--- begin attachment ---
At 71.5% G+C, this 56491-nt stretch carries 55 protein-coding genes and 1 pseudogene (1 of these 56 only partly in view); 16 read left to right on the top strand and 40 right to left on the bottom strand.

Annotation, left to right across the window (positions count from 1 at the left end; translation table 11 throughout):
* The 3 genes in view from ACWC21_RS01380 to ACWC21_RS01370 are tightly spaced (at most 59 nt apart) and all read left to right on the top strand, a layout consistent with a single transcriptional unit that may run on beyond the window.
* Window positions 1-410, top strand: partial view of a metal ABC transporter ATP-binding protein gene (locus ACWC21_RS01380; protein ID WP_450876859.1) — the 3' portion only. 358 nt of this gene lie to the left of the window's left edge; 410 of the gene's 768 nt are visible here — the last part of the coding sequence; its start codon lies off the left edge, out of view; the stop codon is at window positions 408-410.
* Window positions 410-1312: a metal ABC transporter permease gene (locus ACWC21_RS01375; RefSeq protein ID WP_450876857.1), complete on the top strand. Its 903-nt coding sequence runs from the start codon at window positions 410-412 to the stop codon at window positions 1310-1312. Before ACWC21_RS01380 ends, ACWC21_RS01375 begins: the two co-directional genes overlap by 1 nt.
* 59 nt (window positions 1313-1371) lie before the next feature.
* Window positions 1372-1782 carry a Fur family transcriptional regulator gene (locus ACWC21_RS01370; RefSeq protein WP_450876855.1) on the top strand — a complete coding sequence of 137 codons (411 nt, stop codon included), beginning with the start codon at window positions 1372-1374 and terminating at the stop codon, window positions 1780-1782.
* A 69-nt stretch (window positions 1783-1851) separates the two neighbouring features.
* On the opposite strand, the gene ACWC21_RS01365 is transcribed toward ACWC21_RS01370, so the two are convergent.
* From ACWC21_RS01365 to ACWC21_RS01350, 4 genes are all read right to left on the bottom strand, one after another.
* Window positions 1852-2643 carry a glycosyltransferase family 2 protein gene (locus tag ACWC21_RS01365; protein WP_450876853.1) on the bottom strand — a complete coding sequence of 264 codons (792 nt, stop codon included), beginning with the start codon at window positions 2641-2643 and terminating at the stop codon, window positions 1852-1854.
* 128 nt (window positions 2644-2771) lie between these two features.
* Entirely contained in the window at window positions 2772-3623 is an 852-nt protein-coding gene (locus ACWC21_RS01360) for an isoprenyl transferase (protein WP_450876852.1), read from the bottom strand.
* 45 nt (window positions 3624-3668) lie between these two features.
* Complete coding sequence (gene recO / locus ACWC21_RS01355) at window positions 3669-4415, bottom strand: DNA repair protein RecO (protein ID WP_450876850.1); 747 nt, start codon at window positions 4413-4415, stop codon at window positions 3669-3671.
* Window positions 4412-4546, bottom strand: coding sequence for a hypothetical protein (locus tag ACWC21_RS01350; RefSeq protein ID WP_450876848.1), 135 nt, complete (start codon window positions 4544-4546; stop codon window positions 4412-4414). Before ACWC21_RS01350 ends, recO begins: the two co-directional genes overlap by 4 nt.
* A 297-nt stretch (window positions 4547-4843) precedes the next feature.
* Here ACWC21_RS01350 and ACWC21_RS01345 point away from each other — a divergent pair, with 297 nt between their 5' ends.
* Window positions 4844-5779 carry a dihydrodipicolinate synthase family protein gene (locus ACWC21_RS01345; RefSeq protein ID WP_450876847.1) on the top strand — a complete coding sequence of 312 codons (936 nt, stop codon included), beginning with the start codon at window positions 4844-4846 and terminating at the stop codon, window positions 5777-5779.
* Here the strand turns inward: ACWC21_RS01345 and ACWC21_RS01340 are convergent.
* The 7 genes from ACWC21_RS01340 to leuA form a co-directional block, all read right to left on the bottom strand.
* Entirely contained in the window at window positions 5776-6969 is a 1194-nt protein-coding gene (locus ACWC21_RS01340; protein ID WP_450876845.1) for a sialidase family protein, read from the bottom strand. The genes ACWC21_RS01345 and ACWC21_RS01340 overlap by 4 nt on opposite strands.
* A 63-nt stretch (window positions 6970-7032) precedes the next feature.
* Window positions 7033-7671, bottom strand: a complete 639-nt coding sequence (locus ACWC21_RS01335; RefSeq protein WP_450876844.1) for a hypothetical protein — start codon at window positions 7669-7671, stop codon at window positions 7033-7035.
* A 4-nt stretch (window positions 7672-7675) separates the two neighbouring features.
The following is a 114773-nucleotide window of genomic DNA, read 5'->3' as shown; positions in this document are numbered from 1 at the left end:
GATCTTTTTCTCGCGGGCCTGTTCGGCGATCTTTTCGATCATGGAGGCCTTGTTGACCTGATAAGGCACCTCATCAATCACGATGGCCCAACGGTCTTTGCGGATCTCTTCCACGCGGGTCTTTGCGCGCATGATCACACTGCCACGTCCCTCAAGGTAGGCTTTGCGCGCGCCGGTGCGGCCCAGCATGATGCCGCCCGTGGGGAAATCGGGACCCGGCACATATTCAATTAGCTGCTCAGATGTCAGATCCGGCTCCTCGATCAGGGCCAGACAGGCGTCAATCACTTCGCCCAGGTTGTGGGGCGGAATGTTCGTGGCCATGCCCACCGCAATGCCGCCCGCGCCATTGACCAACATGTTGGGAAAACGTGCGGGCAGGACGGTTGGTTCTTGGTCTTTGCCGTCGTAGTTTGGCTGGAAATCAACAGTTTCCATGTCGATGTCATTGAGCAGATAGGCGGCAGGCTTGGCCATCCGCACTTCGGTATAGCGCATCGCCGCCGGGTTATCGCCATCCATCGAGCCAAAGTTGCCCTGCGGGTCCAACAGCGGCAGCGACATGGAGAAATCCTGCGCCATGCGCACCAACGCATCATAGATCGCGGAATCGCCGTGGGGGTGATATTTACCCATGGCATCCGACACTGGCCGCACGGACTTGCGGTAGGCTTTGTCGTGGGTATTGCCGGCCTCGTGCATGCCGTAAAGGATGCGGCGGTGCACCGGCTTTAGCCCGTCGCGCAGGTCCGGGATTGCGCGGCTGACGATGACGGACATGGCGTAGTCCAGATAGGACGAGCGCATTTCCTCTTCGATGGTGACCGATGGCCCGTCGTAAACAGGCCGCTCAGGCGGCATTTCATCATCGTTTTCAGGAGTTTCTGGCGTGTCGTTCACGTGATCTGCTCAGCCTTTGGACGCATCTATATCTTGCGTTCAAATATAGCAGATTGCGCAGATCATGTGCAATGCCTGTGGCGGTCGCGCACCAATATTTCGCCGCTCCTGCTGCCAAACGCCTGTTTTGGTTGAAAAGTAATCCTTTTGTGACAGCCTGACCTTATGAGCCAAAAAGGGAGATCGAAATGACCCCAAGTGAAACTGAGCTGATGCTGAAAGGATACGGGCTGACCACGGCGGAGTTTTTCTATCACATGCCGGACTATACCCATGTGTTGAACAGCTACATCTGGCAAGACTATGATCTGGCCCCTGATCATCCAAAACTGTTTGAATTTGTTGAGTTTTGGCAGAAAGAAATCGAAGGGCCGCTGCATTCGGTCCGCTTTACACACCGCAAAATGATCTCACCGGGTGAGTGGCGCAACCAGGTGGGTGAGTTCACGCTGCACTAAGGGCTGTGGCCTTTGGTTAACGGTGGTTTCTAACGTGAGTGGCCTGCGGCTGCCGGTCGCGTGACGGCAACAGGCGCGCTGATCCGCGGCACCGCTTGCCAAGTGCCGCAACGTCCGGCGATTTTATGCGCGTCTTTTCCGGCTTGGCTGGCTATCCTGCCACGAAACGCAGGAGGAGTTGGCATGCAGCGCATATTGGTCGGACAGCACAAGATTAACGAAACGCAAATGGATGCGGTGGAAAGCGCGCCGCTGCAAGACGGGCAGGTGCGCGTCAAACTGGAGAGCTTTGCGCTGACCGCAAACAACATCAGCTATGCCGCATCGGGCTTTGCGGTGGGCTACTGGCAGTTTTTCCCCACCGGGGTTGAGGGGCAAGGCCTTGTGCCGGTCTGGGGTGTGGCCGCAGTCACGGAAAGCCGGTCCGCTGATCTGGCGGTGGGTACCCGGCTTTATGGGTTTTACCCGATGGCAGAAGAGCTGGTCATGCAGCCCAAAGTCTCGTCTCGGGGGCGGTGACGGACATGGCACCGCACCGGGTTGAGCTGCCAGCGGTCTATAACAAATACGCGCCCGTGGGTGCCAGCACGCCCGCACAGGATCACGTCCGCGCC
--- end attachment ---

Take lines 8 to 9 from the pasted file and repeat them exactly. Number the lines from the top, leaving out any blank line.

* A 69-nt stretch (window positions 1783-1851) separates the two neighbouring features.
* On the opposite strand, the gene ACWC21_RS01365 is transcribed toward ACWC21_RS01370, so the two are convergent.